Choosing to take on a massive home remodeling project is an exciting endeavor, but one that costs both time and money. To that end, learning how to build a budget for a home improvement project, whether your home is a house, condo, townhome, or something else, is an important part of the overall process.
Why is a Budget Necessary for Home Improvement?
Generally speaking, a person can expect to pay around $10-$60 per square foot when renovating their home. As you can imagine, larger home improvement projects will come with a higher price tag. Therefore, on the low end, if you are planning a home improvement for half of your 2,000 square-foot home, you can expect to pay $10,000 on the low end. This cost alone is why budgeting is necessary for a home improvement project.
What Are the Most Expensive Home Improvement Tasks?
A major part of setting your budget for home improvement is learning what the most expensive tasks are. By identifying these, and if you are doing them with your own remodel, you can allocate funds for these items first:
1. Reworking piping for appliances
Ripping out old pipes for plumbing purposes or for appliances such as in the kitchen is an expensive task. This is due to the fact that contractors will need to remove panels on the wall to access pipes and may need to go outdoors to rework the piping as well.
2. Replacing your roof or walls
Changing out the roof and walls in your home is a very expensive task that you may need to handle. Budget for this job first before all else as it will rack up one of the highest price tags.
3. Repairing extensive water damage
Finally, water damage that has been allowed to fester can cost you a large amount of money. In fact, cleaning water damage can cost as much as $3-$4 per square foot, which means even a single room of 100 square-feet that has been damaged could cost $300 on the low end.
5 Tips for Setting a Budget and Sticking to It
As you establish a budget for your home remodel or even a purchase such as seeing a condo for sale in Terrazzo, Nashville TN, it’s important to find ways to set a budget and stick to it. Use the following five tips to stick to your budget:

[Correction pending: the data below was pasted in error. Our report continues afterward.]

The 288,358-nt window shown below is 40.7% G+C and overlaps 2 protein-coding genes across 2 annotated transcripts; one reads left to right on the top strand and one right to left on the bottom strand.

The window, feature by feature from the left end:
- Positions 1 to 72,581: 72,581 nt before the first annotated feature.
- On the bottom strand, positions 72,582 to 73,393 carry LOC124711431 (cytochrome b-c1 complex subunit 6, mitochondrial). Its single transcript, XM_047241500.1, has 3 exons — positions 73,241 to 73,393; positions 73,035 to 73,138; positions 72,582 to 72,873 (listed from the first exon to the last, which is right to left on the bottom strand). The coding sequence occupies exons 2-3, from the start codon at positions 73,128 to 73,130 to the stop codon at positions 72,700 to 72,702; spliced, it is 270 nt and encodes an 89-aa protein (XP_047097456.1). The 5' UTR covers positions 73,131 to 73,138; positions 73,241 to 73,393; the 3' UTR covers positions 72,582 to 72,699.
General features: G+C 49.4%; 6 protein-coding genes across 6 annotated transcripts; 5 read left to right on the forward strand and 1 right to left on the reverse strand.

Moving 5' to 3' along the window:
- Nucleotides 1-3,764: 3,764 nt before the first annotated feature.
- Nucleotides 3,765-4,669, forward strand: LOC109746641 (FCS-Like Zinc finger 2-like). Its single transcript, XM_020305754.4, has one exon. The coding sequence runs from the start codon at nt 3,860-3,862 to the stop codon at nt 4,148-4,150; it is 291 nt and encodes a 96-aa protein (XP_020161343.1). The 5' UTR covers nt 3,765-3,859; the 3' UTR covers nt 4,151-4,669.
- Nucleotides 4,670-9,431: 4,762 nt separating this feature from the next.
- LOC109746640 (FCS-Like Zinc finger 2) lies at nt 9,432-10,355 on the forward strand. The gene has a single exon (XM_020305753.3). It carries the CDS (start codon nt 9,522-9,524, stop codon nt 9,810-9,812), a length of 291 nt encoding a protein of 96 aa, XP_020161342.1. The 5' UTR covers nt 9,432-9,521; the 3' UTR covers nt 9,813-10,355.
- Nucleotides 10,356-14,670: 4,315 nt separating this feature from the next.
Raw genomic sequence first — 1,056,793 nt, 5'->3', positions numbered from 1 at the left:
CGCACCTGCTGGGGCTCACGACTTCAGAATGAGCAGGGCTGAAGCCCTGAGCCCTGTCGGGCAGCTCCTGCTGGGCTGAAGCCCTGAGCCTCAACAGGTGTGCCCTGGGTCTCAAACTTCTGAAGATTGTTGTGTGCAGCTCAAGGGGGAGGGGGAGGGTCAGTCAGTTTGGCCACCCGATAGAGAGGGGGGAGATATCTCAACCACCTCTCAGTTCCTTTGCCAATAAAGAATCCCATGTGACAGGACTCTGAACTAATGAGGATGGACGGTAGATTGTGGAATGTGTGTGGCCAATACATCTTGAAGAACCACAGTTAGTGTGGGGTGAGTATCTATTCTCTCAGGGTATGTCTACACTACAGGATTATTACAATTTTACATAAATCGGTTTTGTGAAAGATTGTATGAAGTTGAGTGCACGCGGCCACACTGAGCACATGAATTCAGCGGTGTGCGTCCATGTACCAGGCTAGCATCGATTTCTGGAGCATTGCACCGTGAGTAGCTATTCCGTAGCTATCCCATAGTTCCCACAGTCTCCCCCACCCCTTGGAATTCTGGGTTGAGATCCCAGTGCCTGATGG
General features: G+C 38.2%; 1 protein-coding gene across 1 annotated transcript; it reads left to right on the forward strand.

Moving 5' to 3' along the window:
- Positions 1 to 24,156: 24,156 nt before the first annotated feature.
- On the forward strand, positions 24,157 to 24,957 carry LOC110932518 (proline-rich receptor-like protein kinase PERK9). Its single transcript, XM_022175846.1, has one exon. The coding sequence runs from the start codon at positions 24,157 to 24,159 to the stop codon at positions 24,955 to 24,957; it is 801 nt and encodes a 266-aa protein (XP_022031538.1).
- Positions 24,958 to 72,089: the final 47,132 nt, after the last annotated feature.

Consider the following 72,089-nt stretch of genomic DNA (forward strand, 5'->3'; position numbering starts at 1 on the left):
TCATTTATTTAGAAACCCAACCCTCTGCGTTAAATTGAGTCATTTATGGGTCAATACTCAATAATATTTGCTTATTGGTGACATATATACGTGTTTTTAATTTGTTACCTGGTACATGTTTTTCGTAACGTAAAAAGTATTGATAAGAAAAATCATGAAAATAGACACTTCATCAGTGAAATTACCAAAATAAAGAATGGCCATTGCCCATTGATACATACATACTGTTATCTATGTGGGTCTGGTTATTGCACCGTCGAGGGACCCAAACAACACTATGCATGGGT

1. Start by outlying your “have to have” items
Any budget should have a number of necessary items factored into it. Put these “have to have” items into your budget before factoring in all of the smaller items. This will allow you to delegate enough funds into one category that will cost the most money.
2. Create a separate savings account for the home improvement months in advance
When you know that you have a major home improvement project coming on the horizon, it’s best to start saving money will in advance. Establish a separate checking account months in advance so that you don’t accidentally spend the money you have saved up for the home improvement project.
3. Get quotes from contractors ahead of time
To gain a better understanding of just how much certain home improvement tasks will cost, get quotes from contractors ahead of time. While the quote may increase or decrease when the actual project occurs, it will give you a good baseline to factor into your budget.
4. Set a maximum spending limit per item
All budgets need to have a maximum spending amount that you know you can’t exceed. By setting this amount, you can ensure that you don’t spend beyond your means. Be realistic when setting this amount, otherwise it defeats the purpose of adding it into your budget to being with.
5. Work in long-term costs such as debt repayments
Naturally, home improvement tasks are expensive and may require financing to complete. If you anticipate needing to take out a personal loan, or similar financing, in order to complete the renovation process, factor in monthly debt payments into your budget so that you know exactly how much money will be leaving your account moving forward on a monthly basis.
Design a better home today
When it comes to finishing a home improvement project, finding yourself exceeding your already stretched budget can be worrisome. Use all of the above tips to stick to your budget and ensure that you don’t accidentally throw yourself in debt trying to complete your payments.